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E-Marketing Performance Blog

Duplicate Content Issues: www. vs. no www.

Last month I posted some of my thoughts and theories on duplicate content where I explained the different types of duplicate content that the search engines find. I wanted to expand a bit on the in-site duplicate content that we often see with various websites. I’ll take these one at a time over the course of the next few days or weeks, depending on how often I post.

www. vs. no www.

Real quick, go to your browser and type in yoursite.com. Does the URL in the browsers address bar change to a) http://yoursite.com or b) http://www.yoursite.com?

Now type in www.yoursite.com. Does the URL in your browser change to a) http://www.yoursite.com or b) http://yoursite.com?

In both of those instances, if you answered A then you have potential duplication issues. Here is an example of one of my articles on Gooruze.com which shows the potential duplication:

Duplicate WWW issue

Take away the www. from the URL and lo-and behold you see the exact same article:

Duplicate WWW issue

You can see how this can become a problem, with virtually every article having its www. or non-www. twin.

The various versions are accessed depending on how each person typed in the website in the address bar to begin with (or the link they followed.) Did they type in the www. or not? You may have, I may have not. If I then bookmark the site or provide a link to it from another site, and you do the same, we’re both sending the search engines to two different pages (URLs) both of which have the same content. If the search engines spider starting from either of those links, then literally hundreds of articles will be indexed, half of which are pure duplicates.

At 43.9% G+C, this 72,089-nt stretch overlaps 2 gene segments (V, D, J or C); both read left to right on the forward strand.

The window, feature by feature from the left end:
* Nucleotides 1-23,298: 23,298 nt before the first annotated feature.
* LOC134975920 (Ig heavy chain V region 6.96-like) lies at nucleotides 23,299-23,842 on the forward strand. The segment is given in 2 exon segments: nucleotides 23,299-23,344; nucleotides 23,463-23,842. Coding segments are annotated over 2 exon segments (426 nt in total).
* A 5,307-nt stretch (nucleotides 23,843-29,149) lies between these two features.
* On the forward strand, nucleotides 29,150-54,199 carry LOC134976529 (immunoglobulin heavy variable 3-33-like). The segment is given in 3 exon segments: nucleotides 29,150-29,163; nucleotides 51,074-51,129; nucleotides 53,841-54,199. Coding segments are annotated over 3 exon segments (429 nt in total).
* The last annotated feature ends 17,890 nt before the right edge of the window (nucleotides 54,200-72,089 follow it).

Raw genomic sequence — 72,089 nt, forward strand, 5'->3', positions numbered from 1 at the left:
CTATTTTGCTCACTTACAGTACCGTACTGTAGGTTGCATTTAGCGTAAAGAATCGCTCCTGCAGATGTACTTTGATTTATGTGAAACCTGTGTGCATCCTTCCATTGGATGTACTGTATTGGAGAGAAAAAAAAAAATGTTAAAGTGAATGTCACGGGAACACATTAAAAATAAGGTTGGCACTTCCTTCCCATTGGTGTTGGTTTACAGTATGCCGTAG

Fortunately, this issue isn’t as bad as a lot of duplicate content issues because most of the search engines have gotten pretty good at figuring out that those pages are the same, after a bit of time. In most cases the search engines will equate the two versions, with or without the www., as being the same page(s). But it doesn’t happen right away. In fact it can take several months or perhaps more, depending on the site, for the engines to tie the two together. While some are content to wait it out, the real danger is that you are potentially handicapping your link flow and incoming link juice while you wait.

The less you have to make the search engines think the better. Even if you’re confident that the search engines have already made the connection between the www. and non-www.versions being one and the same, you never know what might change that in the future. The best strategy then is to be proactive in “fixing” this kind of duplication.

If you’re running on an Apache server then the solution is relatively simple. Simply add this bit of code to your .htaccess file in the root directory of your server:

RewriteEngine On
RewriteCond %{HTTP_HOST} ^site.com
RewriteRule (.*) http://www.site.com/$1 [R=301,L]

Don’t ask me to explain it, all I know is that it works! If your site is on any other kind of server, then you’ll have to contact your web host for a fix. The .htaccess file is pretty finicky so be sure to back it up before making any changes. Once you get the updated version uploaded, give it a shot. If you type in site.com the address should redirect to http://www.site.com. Now do the same thing but with an inner page of your site. Type in site.com/page and you should be redirected to http://www.site.com/page. There you go. All set.

Stoney G deGeyter

Stoney deGeyter is the author of The Best Damn Web Marketing Checklist, Period!. He is the founder and CEO of Pole Position Marketing, a web presence optimization firm whose pit crew has been velocitizing websites since 1998. In his free time Stoney gets involved in community services and ministries with his “bride enjoy” and his children. Read Stoney’s full bio.

2 Responses to Duplicate Content Issues: www. vs. no www.

  1. petra says:

    Hi Stoney, first of all thanks very much for explaining a confusing issue for me.
    I copied the code you gave (with my url) into the .htaccess file but it when I load my site it gives me a Redirect Loop error: Firefox has detected that the server is redirecting the request for this address in a way that will never complete.

    I’ve tried placing the code in various places with the same result. Help please…?